Crocheting the bottom hem. Armholes & neckline next.
This is my first attempt at customizing a tank top with crochet, so I’m using a $4 scoop-neck tank top from Walmart (White Stag brand). Update: It’s coming along well! See this followup post.
It looks dowdy on me, so I drastically cropped it and turned the neckline into a deep V. The crochet you see adds length along the bottom hem. I’m using standard sport weight yarn and a US/F (3.75 mm) crochet hook. The steel hook you see here is the largest sharp-headed crochet hook I have. I wish I had one that’s slightly bigger for pulling through loops of sport weight yarn. Crazy?
The real reason I’m doing this:
What is it like to crochet DesigningVashti Lotus yarn onto t-shirt fabric? Is sport weight yarn a good match? (If I have to use lace weight yarns, I might as well just crochet the whole darn thing.) What does the texture of this yarn look like with a plain cotton machine knit fabric?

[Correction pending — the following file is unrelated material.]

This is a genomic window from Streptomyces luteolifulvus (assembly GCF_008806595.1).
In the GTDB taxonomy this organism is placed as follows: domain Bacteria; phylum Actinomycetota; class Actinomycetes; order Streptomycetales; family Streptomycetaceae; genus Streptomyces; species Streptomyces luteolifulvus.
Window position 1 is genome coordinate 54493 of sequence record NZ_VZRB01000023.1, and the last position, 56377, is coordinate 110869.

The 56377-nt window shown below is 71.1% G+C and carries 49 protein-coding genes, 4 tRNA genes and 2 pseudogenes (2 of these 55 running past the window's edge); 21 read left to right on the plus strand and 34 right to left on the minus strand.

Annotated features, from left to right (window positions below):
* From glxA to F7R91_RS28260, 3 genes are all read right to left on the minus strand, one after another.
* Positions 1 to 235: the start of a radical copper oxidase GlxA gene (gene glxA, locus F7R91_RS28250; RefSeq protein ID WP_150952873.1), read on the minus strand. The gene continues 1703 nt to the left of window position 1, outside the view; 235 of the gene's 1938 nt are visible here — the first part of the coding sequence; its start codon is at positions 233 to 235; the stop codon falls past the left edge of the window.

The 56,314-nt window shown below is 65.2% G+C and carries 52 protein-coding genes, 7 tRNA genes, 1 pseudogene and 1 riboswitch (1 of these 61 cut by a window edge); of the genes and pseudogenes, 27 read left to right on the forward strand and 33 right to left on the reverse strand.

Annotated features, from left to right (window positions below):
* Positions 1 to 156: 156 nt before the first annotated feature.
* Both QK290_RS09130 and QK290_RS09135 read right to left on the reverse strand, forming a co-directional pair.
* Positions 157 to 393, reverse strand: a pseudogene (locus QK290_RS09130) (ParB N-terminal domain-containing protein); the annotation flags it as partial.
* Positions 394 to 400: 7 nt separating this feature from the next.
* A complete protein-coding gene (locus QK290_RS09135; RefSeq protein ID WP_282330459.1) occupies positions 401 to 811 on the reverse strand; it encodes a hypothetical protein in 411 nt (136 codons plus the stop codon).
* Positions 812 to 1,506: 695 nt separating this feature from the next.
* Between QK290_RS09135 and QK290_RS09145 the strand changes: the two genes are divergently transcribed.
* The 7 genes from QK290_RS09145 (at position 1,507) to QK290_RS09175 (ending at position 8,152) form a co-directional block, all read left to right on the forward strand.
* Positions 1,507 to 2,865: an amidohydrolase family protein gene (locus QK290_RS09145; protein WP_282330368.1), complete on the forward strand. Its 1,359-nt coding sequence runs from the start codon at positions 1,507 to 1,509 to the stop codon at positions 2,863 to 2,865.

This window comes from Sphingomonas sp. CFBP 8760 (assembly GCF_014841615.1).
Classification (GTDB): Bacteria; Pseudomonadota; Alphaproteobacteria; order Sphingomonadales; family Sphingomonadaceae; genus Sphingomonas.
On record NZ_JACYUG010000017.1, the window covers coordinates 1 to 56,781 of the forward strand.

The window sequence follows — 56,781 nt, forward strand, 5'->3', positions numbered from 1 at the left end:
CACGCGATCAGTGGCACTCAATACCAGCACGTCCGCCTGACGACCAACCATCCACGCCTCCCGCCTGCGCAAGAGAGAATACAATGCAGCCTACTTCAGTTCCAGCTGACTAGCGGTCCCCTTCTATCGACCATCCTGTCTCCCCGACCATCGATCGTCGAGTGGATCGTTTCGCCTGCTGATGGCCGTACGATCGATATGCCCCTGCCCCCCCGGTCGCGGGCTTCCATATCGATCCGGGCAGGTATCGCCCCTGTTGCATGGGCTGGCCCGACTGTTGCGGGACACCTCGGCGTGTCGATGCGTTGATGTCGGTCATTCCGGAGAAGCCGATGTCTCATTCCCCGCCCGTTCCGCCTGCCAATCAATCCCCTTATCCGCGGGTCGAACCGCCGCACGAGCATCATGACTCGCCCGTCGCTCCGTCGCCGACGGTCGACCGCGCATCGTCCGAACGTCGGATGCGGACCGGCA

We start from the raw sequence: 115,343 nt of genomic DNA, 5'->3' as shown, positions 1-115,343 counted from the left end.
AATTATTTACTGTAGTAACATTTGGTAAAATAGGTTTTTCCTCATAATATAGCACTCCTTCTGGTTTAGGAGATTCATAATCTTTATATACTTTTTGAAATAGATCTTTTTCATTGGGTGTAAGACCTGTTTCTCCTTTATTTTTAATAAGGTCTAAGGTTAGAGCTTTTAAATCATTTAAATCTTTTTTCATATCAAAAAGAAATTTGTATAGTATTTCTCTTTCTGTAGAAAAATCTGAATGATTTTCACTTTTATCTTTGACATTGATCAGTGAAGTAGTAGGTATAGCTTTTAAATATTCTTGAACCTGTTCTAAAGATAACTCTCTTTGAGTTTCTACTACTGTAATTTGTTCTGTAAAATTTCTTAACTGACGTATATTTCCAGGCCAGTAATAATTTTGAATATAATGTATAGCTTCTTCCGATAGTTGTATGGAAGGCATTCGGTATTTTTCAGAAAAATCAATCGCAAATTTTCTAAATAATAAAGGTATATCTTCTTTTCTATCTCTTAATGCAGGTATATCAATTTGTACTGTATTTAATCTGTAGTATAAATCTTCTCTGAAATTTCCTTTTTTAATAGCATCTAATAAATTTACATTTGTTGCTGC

I have mill ends of this “Pink Sugar” color; the dyeing looks more tonal than solid (not in this photo though). Do I like it? What is it generally like to pair Lotus colors with my tee shirt colors?
Can I use a super sharp crochet hook when customizing a tank top with crochet? I want to be able to start crocheting right onto fabric and get a result I like. Would I enjoy doing it more than sewing along the cut edges first? (I sealed the cut edges with an invisible permanent washable no-fray liquid.)
How will it all hold up to wearing, machine washing and drying, and the Florida sun? Will the no-fray liquid add enough strength to the edges?
How will I like wearing it? Will I find I have a preference for customizing a tank top with certain kinds of crochet stitches? What if the crochet adds too much weight to the top?
Lots of what-ifs. Will I want to do something similar with my cashmere sweaters? ::gasp::
I have a few pullovers that I want to convert into cardigans. Ideally, give them a roomier fit while I’m at it. Heck, add beads. Cashmere love is a many splendored thing.